Hail Bitch: The Ravages of Online Misogyny

Hail You Bitch: The Ravages of Online Misogyny


After signing a documentary series – You just have to file a complaint– on the Way of the Cross experienced by victims of sexual assault within the judicial process, author and director Léa Clermont-Dion continues her fight for women's rights by focusing this time on the scourge of cyberviolence and online misogyny.

Title I salute you bitch, her new documentary, which she co-directed with Guylaine Maroist (God Save Justin Trudeau), gives voice to four women who have suffered misogynistic attacks online. 

We follow in particular the fight of Laura Boldrini, an Italian politician who received death and rape threats on social networks after being appointed President of Parliament. The film also recounts the terrible ordeals experienced by Kiah Morris, a former US Democratic representative, who was the victim of racist harassment after being elected to the Vermont General Assembly, and by Laurence Gratton, a Quebec teacher who was harassed online for five years by a former classmate.

The common point between these four women: they have all distinguished themselves by speaking out in public.

“It is often women in power who are targeted by online harassment because they are women who have speeches that come out of the kitchen and come out of the private sphere”, explains in an interview Léa Clermont-Dion, who has she herself suffered cyberstalking a few years ago.

“People with reactionary and misogynistic ideologies want women to stay at home. The famous slogan “Go back to the kitchen”, which we often see in misogynistic circles online, it is not for nothing. It's the women who speak up that bother them.”

Doctoral thesis

Léa Clermont-Dion already knew the subject like the back of her hand before embarking on the production of this documentary in 2015. To do her doctoral thesis, the author and activist spent five years analyzing anti-feminist discourse online. 

“Writing my doctoral thesis was very difficult mentally, so it felt good to bring me back to reality by approaching the subject in a creative process and to give voice to the victims,” ​​she confides about of the making of the documentary. 

“I found that the subject was promising and had great cinematographic potential, with all the emotions that come with it.”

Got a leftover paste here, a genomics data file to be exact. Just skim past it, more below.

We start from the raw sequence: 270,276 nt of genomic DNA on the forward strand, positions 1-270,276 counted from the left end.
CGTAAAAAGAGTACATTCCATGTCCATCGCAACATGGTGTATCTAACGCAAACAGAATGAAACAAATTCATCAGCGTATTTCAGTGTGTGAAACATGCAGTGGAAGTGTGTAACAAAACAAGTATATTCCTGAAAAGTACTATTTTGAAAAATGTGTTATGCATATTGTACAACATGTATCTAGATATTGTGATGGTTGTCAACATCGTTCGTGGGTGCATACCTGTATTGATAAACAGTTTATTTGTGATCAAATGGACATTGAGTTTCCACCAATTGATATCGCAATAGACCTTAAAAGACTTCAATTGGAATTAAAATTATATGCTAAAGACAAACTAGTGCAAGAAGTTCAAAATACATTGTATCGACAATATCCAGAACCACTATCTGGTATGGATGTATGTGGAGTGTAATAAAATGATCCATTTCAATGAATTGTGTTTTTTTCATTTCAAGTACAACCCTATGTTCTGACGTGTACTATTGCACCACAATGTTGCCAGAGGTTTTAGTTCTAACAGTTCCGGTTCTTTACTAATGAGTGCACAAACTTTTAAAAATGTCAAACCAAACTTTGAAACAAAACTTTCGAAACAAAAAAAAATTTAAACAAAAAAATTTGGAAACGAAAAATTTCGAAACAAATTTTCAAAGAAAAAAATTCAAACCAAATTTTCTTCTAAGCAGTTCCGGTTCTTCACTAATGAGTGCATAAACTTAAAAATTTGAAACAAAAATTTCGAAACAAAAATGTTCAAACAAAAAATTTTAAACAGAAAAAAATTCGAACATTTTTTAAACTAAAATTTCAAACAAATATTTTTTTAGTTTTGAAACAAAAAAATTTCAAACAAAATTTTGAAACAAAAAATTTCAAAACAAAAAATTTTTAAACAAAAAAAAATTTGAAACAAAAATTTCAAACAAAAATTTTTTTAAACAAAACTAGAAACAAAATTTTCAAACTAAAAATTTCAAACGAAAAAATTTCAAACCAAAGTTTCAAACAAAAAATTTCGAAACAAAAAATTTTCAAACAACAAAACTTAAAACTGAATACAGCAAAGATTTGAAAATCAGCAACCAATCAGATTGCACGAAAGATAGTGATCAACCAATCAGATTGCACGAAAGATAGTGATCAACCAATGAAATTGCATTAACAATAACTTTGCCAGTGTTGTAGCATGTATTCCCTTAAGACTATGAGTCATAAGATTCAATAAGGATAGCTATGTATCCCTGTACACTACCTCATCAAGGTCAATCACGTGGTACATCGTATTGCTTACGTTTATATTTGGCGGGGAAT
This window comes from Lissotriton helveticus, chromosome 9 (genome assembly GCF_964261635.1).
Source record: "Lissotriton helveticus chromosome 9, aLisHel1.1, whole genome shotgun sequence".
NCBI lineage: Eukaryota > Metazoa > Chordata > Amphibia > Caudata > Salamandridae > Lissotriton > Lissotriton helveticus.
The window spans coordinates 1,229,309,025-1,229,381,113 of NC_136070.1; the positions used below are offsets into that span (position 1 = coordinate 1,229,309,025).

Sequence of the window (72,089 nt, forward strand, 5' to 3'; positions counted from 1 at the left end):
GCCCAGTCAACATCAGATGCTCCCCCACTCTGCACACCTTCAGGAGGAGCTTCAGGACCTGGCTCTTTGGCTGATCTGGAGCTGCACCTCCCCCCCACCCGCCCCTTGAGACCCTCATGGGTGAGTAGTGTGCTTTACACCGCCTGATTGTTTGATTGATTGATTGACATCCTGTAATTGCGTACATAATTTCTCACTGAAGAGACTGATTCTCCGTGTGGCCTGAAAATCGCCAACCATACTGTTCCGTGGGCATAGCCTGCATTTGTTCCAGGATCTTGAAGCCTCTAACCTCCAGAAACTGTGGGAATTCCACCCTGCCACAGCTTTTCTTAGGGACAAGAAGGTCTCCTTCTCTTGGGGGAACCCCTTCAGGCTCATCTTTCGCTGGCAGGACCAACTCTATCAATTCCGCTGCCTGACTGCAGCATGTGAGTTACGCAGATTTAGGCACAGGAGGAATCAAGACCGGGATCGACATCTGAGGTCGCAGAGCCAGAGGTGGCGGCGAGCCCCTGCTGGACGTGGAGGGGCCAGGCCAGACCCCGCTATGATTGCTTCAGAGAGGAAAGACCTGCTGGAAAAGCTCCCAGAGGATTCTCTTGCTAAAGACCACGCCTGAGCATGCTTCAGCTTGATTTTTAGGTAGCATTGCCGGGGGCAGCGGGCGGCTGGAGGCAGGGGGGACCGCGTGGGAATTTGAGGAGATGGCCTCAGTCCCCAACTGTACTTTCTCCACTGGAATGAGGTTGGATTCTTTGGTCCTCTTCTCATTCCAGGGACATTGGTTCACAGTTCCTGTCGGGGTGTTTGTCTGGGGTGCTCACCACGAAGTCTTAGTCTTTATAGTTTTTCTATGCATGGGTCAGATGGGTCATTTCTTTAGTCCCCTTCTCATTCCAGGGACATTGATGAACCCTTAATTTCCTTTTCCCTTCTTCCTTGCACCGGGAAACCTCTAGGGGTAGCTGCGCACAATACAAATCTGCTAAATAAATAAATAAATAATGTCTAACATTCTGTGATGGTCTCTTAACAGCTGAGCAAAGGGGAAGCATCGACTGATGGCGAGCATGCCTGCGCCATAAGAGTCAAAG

More current as ever

The making of Hail You Bitchspanned almost seven years. If Léa Clermont-Dion and Guylaine Maroist wanted to take their time to fully develop their subject, they also had to show a lot of patience to establish a relationship of trust with their speakers. They are particularly pleased to have succeeded in convincing Laura Boldrini – “a great figure in Italy” – and Donna Zuckerberg – the sister of the founder of Facebook and specialist in cyber-violence against women – to participate in the film. 

One would think that the situation has improved since the two directors shot the first images of their film four years ago. However, it is quite the opposite. 

“In fact, it is worse than before, insists Guylaine Maroist. The figures show it: in Canada, it has increased by 20%. As we speak, every day there is a case of cyber-harassment against a woman. This is a more current problem than ever.”

What to do then? According to the directors, we should start by training the police who, too often, do not know what to do with complaints of cyberviolence. It would also be necessary to punish criminals and better regulate social networks, like what Germany did, by introducing a law aimed at combating hate speech on the Internet.

If nothing short-term, Léa Clermont-Dion and Guylaine Maroist fear that the rise of cyber-violence will contribute to silencing women.

“I was teaching at UQAM this year, and it there are students who said they would never go into politics because they did not want to have to endure cyberviolence, observes Guylaine Maroist. We can understand them. You have something to say, but you're not tempted to have to endure online harassment and put your family through it. It is a democratic issue. Are we cutting off women's voices?”

The Documentary Hail You Bitch – Misogyny in the Digital Age will be released on September 9th.